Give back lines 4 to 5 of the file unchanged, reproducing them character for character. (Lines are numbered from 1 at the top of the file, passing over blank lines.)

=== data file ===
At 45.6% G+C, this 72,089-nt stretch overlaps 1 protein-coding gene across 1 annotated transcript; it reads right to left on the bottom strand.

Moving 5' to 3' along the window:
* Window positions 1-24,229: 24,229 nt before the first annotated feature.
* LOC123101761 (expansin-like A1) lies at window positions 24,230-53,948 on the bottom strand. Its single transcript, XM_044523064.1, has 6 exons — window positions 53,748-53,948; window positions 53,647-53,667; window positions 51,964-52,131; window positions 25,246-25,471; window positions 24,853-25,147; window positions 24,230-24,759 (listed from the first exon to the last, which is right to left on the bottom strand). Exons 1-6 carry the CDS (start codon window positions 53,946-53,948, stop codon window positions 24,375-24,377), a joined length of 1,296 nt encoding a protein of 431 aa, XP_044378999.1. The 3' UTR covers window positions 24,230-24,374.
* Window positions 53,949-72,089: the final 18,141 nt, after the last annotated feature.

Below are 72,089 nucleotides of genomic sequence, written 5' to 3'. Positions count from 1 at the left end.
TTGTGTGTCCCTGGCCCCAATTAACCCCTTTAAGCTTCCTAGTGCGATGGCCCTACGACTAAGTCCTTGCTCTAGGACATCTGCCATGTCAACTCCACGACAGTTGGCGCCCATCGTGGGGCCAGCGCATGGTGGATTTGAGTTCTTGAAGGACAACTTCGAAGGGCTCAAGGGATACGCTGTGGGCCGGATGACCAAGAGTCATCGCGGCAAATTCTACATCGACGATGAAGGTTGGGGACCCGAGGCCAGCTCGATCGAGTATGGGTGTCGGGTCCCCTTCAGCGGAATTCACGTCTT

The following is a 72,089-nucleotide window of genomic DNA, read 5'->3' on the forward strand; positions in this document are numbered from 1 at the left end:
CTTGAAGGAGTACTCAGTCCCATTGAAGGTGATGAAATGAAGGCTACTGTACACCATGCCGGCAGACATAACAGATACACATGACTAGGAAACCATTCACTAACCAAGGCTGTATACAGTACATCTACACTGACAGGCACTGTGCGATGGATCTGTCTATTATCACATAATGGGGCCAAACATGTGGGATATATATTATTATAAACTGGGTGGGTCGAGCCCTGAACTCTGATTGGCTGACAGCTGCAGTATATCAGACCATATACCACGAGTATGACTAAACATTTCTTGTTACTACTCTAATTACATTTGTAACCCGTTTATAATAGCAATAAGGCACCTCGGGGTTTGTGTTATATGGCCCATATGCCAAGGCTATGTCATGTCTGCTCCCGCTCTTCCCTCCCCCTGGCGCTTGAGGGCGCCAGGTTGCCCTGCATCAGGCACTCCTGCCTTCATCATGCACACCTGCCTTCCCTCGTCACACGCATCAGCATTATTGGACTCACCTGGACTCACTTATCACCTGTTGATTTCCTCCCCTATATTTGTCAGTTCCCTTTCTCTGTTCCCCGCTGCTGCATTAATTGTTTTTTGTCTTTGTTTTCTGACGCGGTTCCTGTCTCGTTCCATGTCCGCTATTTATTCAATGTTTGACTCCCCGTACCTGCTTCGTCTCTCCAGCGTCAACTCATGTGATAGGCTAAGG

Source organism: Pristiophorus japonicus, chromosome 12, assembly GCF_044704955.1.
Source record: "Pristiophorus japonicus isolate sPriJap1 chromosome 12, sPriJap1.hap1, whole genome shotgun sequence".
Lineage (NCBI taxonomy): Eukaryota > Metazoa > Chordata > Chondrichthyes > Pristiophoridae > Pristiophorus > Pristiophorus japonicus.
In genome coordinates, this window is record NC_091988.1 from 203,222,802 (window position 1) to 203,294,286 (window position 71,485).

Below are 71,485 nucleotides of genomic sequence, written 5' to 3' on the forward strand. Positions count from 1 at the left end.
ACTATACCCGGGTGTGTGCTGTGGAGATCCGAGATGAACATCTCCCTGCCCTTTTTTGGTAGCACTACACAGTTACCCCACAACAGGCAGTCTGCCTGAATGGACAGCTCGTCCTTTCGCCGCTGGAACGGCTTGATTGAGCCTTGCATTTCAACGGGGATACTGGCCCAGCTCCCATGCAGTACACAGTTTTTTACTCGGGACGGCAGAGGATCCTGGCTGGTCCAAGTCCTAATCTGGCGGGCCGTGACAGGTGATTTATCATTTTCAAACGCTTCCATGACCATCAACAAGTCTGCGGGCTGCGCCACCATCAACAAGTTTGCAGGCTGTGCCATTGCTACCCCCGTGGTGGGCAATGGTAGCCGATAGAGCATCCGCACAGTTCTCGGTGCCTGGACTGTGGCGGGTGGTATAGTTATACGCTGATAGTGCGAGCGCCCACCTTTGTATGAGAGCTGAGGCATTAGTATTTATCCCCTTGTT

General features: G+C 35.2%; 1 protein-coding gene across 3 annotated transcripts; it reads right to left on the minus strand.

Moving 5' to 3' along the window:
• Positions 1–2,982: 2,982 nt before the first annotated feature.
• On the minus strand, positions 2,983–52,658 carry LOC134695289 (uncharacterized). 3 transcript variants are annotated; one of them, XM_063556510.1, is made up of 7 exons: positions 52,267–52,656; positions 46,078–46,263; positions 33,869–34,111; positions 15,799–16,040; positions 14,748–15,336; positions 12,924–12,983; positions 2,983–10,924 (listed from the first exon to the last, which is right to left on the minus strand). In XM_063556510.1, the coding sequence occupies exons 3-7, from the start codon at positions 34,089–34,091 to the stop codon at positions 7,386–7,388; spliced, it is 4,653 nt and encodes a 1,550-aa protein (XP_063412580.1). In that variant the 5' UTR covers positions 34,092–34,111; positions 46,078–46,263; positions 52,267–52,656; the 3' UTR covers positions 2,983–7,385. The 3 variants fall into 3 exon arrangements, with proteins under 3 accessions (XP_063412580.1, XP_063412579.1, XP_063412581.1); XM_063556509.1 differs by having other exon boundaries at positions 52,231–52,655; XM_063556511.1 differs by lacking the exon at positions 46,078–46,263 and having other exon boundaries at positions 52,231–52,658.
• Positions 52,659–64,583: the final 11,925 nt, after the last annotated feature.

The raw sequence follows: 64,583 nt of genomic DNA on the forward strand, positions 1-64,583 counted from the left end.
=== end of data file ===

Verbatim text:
* LOC123101761 (expansin-like A1) lies at window positions 24,230-53,948 on the bottom strand. Its single transcript, XM_044523064.1, has 6 exons — window positions 53,748-53,948; window positions 53,647-53,667; window positions 51,964-52,131; window positions 25,246-25,471; window positions 24,853-25,147; window positions 24,230-24,759 (listed from the first exon to the last, which is right to left on the bottom strand). Exons 1-6 carry the CDS (start codon window positions 53,946-53,948, stop codon window positions 24,375-24,377), a joined length of 1,296 nt encoding a protein of 431 aa, XP_044378999.1. The 3' UTR covers window positions 24,230-24,374.
* Window positions 53,949-72,089: the final 18,141 nt, after the last annotated feature.